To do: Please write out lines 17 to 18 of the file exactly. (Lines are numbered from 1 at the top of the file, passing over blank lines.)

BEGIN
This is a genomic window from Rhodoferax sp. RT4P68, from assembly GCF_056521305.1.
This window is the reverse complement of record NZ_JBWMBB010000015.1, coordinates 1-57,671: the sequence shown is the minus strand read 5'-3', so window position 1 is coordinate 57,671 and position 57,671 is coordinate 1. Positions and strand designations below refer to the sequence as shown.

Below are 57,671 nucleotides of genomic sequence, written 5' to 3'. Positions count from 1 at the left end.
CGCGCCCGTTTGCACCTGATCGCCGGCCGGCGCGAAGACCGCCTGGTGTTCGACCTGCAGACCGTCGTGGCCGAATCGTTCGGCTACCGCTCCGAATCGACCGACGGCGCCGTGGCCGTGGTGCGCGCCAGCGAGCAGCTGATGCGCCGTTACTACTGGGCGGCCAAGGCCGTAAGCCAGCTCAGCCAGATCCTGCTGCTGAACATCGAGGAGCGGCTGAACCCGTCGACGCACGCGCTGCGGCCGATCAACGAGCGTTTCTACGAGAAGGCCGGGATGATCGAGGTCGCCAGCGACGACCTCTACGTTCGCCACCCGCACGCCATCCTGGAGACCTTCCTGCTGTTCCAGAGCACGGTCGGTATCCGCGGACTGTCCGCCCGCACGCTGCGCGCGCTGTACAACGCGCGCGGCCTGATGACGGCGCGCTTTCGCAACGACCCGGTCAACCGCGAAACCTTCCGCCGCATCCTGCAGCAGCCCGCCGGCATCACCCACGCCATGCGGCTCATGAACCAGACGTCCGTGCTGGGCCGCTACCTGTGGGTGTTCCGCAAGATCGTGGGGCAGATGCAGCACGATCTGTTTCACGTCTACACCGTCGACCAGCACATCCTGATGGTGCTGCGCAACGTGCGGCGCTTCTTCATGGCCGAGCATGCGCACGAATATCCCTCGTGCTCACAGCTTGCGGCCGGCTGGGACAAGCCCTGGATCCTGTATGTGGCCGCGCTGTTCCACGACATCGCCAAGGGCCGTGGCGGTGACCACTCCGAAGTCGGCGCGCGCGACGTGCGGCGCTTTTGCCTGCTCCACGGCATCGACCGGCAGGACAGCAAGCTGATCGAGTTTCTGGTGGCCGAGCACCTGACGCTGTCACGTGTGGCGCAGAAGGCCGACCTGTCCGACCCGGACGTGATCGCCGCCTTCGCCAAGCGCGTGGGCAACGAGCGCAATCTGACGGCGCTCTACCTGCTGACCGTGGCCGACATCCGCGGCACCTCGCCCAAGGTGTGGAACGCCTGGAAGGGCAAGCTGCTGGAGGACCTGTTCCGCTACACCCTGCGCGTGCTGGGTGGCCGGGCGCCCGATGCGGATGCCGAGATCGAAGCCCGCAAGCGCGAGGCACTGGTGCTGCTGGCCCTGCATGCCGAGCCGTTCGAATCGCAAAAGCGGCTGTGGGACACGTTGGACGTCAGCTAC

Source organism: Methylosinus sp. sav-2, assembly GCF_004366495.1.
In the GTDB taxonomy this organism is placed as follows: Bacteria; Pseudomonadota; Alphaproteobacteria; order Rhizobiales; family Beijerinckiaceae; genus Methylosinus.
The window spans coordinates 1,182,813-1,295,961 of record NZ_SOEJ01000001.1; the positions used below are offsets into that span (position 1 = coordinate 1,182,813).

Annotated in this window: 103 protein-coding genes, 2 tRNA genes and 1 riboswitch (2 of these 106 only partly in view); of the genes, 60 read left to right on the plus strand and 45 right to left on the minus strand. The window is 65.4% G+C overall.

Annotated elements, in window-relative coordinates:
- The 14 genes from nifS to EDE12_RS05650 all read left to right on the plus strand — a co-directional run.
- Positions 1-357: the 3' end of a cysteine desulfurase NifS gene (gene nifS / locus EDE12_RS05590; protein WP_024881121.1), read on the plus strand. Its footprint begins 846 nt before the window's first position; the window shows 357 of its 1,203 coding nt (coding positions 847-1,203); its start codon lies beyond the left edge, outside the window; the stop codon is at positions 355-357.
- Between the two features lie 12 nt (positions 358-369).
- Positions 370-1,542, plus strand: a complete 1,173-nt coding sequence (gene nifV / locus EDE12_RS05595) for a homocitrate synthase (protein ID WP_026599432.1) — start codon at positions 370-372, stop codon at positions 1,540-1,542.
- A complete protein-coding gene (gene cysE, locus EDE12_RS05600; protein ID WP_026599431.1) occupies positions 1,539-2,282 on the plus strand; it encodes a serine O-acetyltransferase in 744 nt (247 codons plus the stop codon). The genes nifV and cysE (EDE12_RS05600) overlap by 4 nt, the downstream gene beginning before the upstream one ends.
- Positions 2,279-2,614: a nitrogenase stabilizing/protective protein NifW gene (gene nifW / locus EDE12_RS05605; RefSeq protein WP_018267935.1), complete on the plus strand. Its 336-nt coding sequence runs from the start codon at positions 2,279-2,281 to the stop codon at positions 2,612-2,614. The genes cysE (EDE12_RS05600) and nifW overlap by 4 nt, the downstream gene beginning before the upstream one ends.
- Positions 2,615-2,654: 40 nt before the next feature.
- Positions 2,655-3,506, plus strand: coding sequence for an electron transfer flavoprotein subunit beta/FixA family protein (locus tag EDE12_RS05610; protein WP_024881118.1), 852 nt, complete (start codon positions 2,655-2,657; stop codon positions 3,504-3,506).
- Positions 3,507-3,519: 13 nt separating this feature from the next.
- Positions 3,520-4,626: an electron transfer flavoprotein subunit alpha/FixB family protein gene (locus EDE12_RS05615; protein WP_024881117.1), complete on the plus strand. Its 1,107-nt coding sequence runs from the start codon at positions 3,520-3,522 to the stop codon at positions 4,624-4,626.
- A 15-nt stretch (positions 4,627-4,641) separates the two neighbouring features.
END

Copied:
- Positions 2,655-3,506, plus strand: coding sequence for an electron transfer flavoprotein subunit beta/FixA family protein (locus tag EDE12_RS05610; protein WP_024881118.1), 852 nt, complete (start codon positions 2,655-2,657; stop codon positions 3,504-3,506).
- Positions 3,507-3,519: 13 nt separating this feature from the next.